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Chiropractic Safety


By: Dr. Robert Neposlan

If you have read any previous articles, you know I like questions. And so here’s one. What does Chiropractic have to do with living well? Well, if you’re living with any kind of pain then I want to go out on a limb and suggest that we could probably agree, you’re not “living well”.

How prevalent is pain in our living experience?

Statistics show that over 80% of Canada’s population will miss at least one day’s work sometime in their lifetime because of low back pain. While I have no references, I know thousands more will miss work because of neck pain, headaches and other forms of musculoskeletal conditions. I would say that the prevalence is very high.

While the incidence of musculoskeletal complaints are high, utilization of chiropractic services is fairly low. I read somewhere years ago that it may be as little as 10-20% of the population. Given the prevalence of these disabling conditions it should not be this way. Particularly when we consider what the current research shows.

An Exhaustive Research Paper

One exhaustive research paper was published back in 1998 by professors Pran Manga Ph. D. (Health Economics) and Doug Angus, Director Masters Program in Health Administration, University of Ottawa. I would like to quote from these researcher’s findings. “We have presented much evidence that NMS (Neuro Musculoskeletal Disorders) are prevalent and costly. They cause a disproportionate amount of chronic illness and disability. We then presented sophisticated studies and analysis, especially those by Santo and Smith, demonstrating that chiropractic care is significantly more cost- effective than medical care with a common scope of practice. We also sited evidence favoring chiropractic in terms of safety and patient preference.

Is it Safe??

As I read this conclusion a word stuck out and I thought back to comments/concerns I occasionally hear from people and that is the issue of Chiropractic safety. Is it safe to go to a chiropractor, particularly if you have an issue involving neck pain? And here again I want to reference not only Dr. Manga’s research but also research of the World Health Organization published in SPINE (February 2008) the leading international journal for orthopedic surgeons and those in related fields. An international task force of researchers and scientist-clinicians representing 14 disciplines (including neurology, rheumatology, epidemiology, chiropractic etc.) from 9 countries considered almost 32,000 research citations and then carefully appraised more than 1,000 of them to synthesize the best available scientific evidence on neck pain and the most efficacious means of treating it. The result of this review? In one line, cervical manipulation (chiropractic adjustment) is a recommended treatment for neck pain.

The task force also conducted the largest original study on chiropractic and stroke. At issue was the idea that a hand delivered chiropractic adjustment of the neck can tear the vertebral artery thereby producing a blood clot, which can lead to strokes. Being an instrument adjustor, I have never feared or hesitated to adjust a patient… even patients considered high-risk candidates for stroke. In my practice a patient lays prone or face down on a table. There is no rotation or extension of the neck which is the mechanism that is hypothesized to bring about a tearing of the vertebral artery. However, in fairness to chiropractors that adjust by hand I think it’s important to present the research findings.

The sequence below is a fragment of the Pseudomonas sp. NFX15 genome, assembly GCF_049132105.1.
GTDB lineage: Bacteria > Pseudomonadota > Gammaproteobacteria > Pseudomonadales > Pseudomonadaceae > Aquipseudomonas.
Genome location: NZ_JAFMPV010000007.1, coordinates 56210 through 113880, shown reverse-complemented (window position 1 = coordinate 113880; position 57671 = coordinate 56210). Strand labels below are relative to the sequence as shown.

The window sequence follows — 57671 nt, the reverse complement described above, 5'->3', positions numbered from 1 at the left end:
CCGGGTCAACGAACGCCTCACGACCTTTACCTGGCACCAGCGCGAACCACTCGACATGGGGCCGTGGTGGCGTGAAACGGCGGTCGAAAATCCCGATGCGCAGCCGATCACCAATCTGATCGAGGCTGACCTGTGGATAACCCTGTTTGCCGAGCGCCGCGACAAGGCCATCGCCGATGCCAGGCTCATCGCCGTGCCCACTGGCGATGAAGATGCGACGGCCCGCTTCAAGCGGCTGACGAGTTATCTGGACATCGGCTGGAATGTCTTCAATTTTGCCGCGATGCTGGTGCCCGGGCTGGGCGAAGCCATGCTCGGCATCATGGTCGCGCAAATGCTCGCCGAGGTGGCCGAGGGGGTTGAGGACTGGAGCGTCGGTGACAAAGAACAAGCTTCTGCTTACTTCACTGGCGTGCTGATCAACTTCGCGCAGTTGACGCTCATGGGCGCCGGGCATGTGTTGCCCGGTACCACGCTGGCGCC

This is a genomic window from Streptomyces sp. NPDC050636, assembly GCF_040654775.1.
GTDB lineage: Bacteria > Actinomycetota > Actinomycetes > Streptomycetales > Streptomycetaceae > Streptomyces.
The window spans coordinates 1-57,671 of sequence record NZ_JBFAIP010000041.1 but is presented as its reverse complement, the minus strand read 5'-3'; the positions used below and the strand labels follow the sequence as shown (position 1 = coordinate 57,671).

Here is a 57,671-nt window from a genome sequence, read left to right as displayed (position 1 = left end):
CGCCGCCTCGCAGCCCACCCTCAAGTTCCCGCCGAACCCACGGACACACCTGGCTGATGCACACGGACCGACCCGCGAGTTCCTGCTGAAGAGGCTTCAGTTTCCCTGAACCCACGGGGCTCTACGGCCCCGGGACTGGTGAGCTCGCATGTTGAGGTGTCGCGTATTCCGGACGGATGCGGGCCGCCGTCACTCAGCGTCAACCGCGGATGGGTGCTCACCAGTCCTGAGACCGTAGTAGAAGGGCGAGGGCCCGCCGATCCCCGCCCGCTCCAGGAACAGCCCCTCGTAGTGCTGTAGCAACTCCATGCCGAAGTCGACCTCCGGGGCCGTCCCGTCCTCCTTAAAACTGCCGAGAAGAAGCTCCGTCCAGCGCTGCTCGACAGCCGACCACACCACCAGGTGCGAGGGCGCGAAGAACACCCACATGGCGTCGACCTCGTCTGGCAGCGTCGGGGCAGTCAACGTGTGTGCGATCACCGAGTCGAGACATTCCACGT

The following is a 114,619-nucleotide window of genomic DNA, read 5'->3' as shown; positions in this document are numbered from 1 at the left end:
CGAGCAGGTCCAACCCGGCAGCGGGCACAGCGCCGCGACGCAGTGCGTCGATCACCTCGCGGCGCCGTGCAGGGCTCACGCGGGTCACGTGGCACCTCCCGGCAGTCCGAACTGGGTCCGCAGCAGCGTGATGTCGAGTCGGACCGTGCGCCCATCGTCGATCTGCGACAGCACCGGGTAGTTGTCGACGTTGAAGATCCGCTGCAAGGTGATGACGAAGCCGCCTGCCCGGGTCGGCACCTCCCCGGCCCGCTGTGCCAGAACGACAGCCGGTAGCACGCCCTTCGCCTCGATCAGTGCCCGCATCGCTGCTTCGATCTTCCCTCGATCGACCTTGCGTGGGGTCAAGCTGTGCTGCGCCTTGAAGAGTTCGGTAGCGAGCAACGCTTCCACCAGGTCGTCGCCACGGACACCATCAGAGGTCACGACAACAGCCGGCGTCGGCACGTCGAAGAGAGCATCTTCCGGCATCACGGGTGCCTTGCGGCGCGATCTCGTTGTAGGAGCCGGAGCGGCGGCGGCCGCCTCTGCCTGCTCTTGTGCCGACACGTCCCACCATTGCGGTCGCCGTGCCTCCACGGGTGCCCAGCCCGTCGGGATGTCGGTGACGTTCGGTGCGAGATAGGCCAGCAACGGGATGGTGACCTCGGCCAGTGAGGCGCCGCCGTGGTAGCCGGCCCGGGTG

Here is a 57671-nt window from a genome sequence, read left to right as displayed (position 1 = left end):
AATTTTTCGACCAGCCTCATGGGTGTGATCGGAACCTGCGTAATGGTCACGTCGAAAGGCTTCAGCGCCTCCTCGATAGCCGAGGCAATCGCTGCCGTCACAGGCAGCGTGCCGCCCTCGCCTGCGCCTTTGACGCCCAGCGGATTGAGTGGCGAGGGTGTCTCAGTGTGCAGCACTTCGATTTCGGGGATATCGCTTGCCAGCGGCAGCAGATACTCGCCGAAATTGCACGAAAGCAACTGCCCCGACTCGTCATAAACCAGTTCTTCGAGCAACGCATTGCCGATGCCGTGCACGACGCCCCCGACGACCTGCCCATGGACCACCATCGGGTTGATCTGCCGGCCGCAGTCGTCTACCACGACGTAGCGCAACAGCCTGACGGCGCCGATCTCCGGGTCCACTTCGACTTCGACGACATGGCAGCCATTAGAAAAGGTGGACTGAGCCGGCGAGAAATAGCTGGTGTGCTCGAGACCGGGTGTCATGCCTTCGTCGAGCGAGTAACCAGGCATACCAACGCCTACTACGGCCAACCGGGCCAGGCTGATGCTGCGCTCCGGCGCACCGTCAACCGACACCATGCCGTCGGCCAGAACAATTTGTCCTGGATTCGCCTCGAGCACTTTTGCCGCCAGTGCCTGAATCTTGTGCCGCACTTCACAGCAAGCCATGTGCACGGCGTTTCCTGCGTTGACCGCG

The researches evaluated 10 years of data…and guess what?

They did find an increased association between chiropractors and stroke. BUT, read carefully, they found a stronger association between physician visits and stroke.

In addition, the research showed there was no statistical difference between having a stroke and a visit to a chiropractor OR a physician, but since physicians don’t adjust necks, these data essentially show that neck adjustments are a non-factor in strokes from vertebral artery tears.

Another key point here is in the use of the word association. Association as shown by the study is not a cause. Rather the increased association of a stroke and a visit to a chiropractor or physician was attributed to the fact that these people were ALREADY having symptoms of neck pain and headaches before they ever went to the doctor or chiropractor. These people were ALREADY demonstrating symptoms of a stroke before they ever walked into the chiropractic or physician’s office.

A final point: Your chiropractor is a highly trained primary care physician. As such, he/she is trained to detect and spot those risk factors and/or symptoms in a patient’s history that are consistent with the risk of a stroke. I have more than once referred a patient to their medical doctors when their history dictated. I’m sure this is no different for my colleagues in practice.

And so, if you are living with any kind of pain, don’t let here-say prevent you from living well. Chiropractic has been shown to be a safe and cost effective choice for treating musculoskeletal disorders (i.e. headaches, neck, back pain etc). That’s what the RESEARCH shows!!!

I hope this helps you or someone important too you… LIVE WELL. Until next week…

Be well,

Dr. Rob

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